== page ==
Unless you avoid talk-radio like the plague you've probably heard Dave Ramsey while you've been out on the road. If you have, then you likely know about the cash-based envelope system and his educational series Financial Peace University. While both are amazing resources that we highly recommend, you don't have to go full-on-Dave-Ramsey in order to see the benefits of budgeting. Learning the basics of budgeting is a great way to dip your toe into financial planning for your trucking business, and your life. Here are a few tips for a balanced approach to being a financially responsible driver or owner operator.
First, we can almost guarantee that budgeting doesn't mean what you think it does. Budgeting doesn't mean holding tightly to your money and never spending it. It also doesn't mean that you can only eat Easy Mac every night. You can have as many little luxuries as you want (steaks!) built into your budget. A budget is simply a plan.
Many drivers mistakenly believe that because they have a variable income they cannot budget. That couldn't be farther from the truth! Here are some tips to start a beginner budget even with a variable income.
How to Get Started
1. Look Back at the Last Year
Begin by looking back at your last year of income. Select the lowest income month and create a bare bones budget using just that income. For example, if your average monthly income is $4,000, but it is occasionally anywhere from $3,000 to $6,000, then you would base your monthly budget on $3,000 because you know that is your worst-case scenario. Your worst-case scenario is just that, a worst-case scenario. Nobody hopes for it, but in case it does happen it is best to plan for it.
2. List your Expenses.
Some people find it helpful to do this on paper while others enjoy doing it electronically. If you prefer technology doing the math for you, you can either use Excel or download an app that will help you keep it all straight. One that Dave Ramsey recommends is the EveryDollar app. It is a free download, and is a robust software that walks you through the process of setting up a budget and tracking your expenses.
Write down all of the categories in which you spend money: food, clothing, housing, electrical bills, gas bills, water bills, phone bills, subscriptions, and required payments. Next to each of these categories put the amount that you spend per month in that category. Be honest! This isn't the time to lie to yourself!
3. The Goal is to Get to Zero
In a Ramsey budget, your goal is to "assign" all your money to a category. Each dollar you bring in has a mission. Start assigning your income to the various categories until every dollar has a mission and a category. In an ideal world your income minus your spending will equal zero. That is a zero-based budget, and it is the heart of the Dave Ramsey financial methodology.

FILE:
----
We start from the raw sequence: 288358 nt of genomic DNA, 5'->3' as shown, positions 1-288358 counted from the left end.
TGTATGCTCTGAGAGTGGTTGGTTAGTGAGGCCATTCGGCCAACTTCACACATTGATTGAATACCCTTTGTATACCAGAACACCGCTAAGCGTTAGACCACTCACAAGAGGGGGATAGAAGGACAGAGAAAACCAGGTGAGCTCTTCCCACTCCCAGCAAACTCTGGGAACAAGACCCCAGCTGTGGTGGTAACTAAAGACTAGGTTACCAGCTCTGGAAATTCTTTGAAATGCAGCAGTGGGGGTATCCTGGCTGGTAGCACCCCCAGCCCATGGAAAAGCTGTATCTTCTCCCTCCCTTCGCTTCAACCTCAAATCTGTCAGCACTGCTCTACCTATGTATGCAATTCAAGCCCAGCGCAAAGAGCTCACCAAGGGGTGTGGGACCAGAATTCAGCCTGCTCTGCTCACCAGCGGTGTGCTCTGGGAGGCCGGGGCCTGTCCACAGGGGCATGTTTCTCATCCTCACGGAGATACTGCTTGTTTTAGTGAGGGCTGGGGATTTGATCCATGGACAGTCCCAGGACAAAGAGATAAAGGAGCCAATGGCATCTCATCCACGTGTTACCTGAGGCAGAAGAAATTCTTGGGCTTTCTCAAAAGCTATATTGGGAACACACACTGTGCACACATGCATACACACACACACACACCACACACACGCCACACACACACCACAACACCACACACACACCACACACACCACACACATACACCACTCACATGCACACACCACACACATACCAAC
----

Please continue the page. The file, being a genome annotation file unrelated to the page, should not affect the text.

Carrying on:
4. Go Bare-Bones
If you ran out of money before you got through the required list, then start to ask yourself the hard questions. In a rough month, are there some expenses that can be removed? Are there subscriptions that you can drop? Are there other ways of paying for your needs that are non-traditional?
5. Have a Plan for Months with Extra Income
Now that you know you can make it through a rough month (even if it isn't pretty), you need to decide how to deal with extra money in the good months. The last thing you want is for that hard-earned extra income to get frittered away. It is so easy to spend when we have a good month but then wonder where it went at the end of the month when we do our accounting. You worked hard for that money, so make it work hard for you!
Were there any items on your expense list that went unpaid during the rough month? Prioritize each of those expenses in an ordered list. In the months where you have extra income, go down the expense list one by one. You will know exactly how to assign those extra dollars!
If you run out of expenses, then start to dream. Are there things you want to save for? Luxury items you want to purchase? Do you want to save for a new truck? Save for it in the good months!
6. Track Your Expenses
Whether you use an app or a pen and paper, tracking your expenses is what helps the budget stay on track. Keep your receipts and use them to record your spending habits each day. Be honest and write down your expenses exactly, even if they end up being more than you planned. You can always adjust your budget as you go.
You are almost guaranteed to fail spectacularly the first month or two; but we promise that you will get better and better at budgeting with practice, honesty, and consistency.
One of the greatest ironies of budgeting is that the more you plan, the more freedom you will feel. Financial freedom on the road is possible, but it takes commitment and honesty with yourself. Are you a budgeter? Tell us in the comments below!